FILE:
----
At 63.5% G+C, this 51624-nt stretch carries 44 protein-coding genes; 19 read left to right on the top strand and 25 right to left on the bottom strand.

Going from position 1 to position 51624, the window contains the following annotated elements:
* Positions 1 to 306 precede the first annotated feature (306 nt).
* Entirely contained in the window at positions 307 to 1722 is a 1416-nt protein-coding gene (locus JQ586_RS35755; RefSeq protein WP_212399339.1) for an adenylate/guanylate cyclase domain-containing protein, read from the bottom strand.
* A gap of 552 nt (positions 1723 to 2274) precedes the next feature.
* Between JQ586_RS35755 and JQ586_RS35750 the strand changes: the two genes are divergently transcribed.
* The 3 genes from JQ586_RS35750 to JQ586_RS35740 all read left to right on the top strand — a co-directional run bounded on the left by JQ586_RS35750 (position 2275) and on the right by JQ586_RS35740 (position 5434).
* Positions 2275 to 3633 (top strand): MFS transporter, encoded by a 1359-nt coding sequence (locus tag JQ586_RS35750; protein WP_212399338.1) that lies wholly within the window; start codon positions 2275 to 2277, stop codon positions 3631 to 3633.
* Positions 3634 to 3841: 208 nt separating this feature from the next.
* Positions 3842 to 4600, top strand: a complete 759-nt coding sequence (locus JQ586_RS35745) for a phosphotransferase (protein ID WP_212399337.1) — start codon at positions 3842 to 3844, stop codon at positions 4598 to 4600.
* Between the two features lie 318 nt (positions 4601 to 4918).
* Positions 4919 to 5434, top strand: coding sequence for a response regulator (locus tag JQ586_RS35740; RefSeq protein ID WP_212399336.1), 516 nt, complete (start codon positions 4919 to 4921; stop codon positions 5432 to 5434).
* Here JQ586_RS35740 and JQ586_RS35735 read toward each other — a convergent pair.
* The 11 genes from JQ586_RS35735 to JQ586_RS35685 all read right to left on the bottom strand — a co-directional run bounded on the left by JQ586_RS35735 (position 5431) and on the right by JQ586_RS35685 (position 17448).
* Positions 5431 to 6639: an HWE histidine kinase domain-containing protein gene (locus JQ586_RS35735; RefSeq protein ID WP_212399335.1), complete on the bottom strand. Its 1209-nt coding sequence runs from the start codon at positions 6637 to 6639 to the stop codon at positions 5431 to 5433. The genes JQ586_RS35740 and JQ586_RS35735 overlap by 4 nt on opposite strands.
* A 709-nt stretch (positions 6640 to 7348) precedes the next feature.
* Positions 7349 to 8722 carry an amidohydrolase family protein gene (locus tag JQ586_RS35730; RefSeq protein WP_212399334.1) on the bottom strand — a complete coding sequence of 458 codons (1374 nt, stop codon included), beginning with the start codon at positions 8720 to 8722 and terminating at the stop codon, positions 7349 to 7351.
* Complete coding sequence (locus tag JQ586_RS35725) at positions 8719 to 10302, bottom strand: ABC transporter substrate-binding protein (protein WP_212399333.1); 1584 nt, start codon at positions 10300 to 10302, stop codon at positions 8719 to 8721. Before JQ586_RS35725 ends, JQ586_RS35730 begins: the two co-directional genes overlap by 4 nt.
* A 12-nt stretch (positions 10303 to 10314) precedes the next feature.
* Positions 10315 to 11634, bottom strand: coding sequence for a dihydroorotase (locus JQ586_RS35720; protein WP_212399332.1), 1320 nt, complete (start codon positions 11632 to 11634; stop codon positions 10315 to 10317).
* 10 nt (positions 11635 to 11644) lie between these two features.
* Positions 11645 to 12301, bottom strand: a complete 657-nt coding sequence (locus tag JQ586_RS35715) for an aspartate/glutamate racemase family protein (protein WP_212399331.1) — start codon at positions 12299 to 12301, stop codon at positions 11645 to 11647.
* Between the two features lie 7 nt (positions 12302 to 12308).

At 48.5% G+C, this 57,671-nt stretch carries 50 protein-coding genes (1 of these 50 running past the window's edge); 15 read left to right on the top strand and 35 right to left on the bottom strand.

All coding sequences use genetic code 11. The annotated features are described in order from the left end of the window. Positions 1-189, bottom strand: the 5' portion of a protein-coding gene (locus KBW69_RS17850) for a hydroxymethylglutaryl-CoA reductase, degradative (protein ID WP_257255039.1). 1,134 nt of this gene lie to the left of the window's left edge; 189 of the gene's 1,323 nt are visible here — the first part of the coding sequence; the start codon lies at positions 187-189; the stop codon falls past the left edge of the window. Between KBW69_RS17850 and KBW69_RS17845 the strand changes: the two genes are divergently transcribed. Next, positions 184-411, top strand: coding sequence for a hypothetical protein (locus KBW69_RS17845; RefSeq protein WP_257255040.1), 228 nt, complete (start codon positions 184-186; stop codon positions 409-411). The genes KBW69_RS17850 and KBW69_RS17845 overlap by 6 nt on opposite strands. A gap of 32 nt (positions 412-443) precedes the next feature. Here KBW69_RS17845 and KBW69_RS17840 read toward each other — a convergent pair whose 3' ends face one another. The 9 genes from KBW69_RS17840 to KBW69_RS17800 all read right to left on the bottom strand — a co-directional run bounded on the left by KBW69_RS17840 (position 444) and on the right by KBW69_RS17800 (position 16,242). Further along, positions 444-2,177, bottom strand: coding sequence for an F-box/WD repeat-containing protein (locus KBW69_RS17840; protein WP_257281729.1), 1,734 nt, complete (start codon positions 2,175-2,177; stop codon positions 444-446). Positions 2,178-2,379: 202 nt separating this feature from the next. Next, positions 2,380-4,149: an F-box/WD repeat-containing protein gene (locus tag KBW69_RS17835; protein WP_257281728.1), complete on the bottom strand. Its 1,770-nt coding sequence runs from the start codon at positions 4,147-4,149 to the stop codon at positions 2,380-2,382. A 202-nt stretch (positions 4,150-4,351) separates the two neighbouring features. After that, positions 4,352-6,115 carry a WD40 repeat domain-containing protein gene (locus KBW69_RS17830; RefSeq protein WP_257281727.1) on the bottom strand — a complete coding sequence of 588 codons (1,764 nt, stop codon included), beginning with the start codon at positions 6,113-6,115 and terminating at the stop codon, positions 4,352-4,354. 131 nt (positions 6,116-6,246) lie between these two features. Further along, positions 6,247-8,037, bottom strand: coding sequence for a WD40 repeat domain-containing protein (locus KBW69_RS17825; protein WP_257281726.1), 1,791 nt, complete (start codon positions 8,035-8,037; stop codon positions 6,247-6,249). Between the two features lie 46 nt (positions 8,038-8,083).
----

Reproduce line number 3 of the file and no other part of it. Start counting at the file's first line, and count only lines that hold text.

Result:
* Positions 1 to 306 precede the first annotated feature (306 nt).